So, my first post to introduce myself and my purpose for this blog.
I was born and raised in the city. My parents, were raised in the city too. Totally and completely city “Indians”
But here’s the catch, I was raised in a mostly traditional way. I attended Oneida Longhouse ceremonies from as far back as I can remember.
I learned what little language I could from my grandparents, who were in my younger years, my baby sitters and teachers. They taught me to count in both English and Oneida. As they were re-learning the language, they shared it with me. My grandmother is a survivor residential schools. She never hid this from us. We knew she went to that school, we learned what exactly those effects were, and how they effected us.
I moved from Detroit, Michigan to Windsor, Ontario when I was young, but stayed in Windsor until I graduated high school. I never lived on the reserve ‘rez’ a day in my life until I was in my 20’s.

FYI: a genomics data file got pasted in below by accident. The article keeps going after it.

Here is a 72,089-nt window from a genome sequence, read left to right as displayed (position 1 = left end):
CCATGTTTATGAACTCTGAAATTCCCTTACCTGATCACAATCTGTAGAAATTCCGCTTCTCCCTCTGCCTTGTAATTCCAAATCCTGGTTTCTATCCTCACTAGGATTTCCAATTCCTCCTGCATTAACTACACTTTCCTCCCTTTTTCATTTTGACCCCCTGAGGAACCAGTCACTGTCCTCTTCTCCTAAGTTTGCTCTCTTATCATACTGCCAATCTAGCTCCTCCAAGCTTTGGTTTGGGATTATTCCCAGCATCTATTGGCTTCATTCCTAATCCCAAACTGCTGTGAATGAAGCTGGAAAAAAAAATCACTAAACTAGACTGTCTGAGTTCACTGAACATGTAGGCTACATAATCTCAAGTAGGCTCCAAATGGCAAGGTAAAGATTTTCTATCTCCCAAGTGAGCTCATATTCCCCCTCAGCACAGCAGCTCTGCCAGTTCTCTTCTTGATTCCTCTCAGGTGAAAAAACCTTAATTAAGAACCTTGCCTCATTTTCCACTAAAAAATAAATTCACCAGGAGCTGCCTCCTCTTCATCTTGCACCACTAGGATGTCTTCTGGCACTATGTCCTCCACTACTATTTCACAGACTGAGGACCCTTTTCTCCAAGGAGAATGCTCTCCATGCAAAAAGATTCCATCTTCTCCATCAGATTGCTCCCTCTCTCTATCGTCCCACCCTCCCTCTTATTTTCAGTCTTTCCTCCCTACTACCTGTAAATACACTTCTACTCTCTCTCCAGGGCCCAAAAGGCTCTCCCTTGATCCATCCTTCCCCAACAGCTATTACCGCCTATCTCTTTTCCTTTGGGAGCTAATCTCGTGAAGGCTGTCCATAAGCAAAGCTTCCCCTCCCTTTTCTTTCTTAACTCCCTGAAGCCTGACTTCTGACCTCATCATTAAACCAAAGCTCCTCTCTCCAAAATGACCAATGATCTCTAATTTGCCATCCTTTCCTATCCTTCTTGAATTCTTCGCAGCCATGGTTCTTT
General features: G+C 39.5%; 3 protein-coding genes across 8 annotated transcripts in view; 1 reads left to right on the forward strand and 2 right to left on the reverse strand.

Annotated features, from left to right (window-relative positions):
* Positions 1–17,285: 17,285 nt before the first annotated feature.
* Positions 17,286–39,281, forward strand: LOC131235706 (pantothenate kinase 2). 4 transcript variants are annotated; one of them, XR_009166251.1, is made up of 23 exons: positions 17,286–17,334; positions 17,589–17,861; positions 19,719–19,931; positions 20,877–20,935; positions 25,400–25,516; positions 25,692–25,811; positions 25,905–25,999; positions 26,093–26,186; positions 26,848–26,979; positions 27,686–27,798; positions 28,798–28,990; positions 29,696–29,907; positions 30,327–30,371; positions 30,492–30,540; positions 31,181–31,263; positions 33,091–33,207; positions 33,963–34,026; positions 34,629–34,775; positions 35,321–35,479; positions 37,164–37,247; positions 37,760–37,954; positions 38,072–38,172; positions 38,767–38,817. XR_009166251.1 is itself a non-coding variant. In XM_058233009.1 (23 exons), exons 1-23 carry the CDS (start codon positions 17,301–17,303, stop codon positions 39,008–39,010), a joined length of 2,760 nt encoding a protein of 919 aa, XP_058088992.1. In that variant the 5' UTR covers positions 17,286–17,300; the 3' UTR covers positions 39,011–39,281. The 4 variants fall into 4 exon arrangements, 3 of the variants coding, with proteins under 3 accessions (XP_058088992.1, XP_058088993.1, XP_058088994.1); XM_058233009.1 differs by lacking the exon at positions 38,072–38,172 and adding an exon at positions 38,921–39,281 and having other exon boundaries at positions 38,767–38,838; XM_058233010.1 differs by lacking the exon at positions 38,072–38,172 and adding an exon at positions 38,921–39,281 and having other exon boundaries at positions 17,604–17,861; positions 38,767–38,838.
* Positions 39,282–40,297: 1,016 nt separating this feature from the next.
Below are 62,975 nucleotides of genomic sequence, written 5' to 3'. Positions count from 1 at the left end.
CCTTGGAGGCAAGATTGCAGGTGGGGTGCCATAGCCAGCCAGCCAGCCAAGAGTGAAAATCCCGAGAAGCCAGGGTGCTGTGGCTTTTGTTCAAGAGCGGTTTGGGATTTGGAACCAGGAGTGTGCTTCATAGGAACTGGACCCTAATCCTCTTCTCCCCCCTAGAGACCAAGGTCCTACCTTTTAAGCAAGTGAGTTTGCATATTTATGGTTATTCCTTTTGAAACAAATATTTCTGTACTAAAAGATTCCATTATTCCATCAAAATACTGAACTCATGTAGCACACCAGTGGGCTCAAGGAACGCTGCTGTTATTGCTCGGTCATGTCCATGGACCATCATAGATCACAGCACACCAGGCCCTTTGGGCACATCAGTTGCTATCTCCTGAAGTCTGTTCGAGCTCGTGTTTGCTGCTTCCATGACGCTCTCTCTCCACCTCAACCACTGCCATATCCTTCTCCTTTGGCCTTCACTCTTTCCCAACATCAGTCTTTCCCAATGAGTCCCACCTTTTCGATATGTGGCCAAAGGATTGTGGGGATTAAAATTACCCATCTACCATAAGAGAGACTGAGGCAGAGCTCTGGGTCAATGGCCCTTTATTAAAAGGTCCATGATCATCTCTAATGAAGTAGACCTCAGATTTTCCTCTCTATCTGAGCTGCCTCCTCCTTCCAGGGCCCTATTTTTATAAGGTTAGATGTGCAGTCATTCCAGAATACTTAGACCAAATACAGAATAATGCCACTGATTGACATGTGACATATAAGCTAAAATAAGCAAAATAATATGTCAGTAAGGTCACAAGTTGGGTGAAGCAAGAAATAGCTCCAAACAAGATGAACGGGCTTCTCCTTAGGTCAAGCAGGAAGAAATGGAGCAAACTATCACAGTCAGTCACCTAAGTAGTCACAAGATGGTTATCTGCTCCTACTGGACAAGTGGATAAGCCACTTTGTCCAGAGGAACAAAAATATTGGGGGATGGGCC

I loved city life, I loved the convenience of the city and even the noise.
Growing up, I was always one of the only native people in my class or even school. I was used to it, though. I was always asked questions, my mom would come into the school to do a “culture” presentation. I was rebellious to the school system. I didn’t stand for the national anthem, I didn’t observe the morning “prayer” quite the same way. I even recall being asked to read a “native prayer” for the morning announcements. Come to think of it, I don’t really remember what was announced other than the Canadian pledge. Were there prayers in public school?? I can’t remember.
Either way, I grew up going various native centers in both Windsor and Detroit, to mingle with other natives. I didn’t really understand the concept of different bands or reservations, I just thought, oh, we’re native and we live here. I had no idea just how different life was living on reserve. Some of the new city Indians, who came from the rez, had a totally different outlook than I.
Now, as an adult and a parent, I’ve learned so much about the differences. This blog, is to share my perspective. I have so much to say, and so many observations that I’ve made over my years. And I like to talk and could probably go on for days!
Now that I’ve been living on reserve for about 9 years, I’ve learned a lot about what it means to be a Native person in todays society. My husband, has spent his entire life on reserve. We definitely bring a different outlook to our parenting and relationship but, we have the same goals for our children and families.
I hope its not too boring. I might get a little political, or one sided, but that’s the point of a blog correct?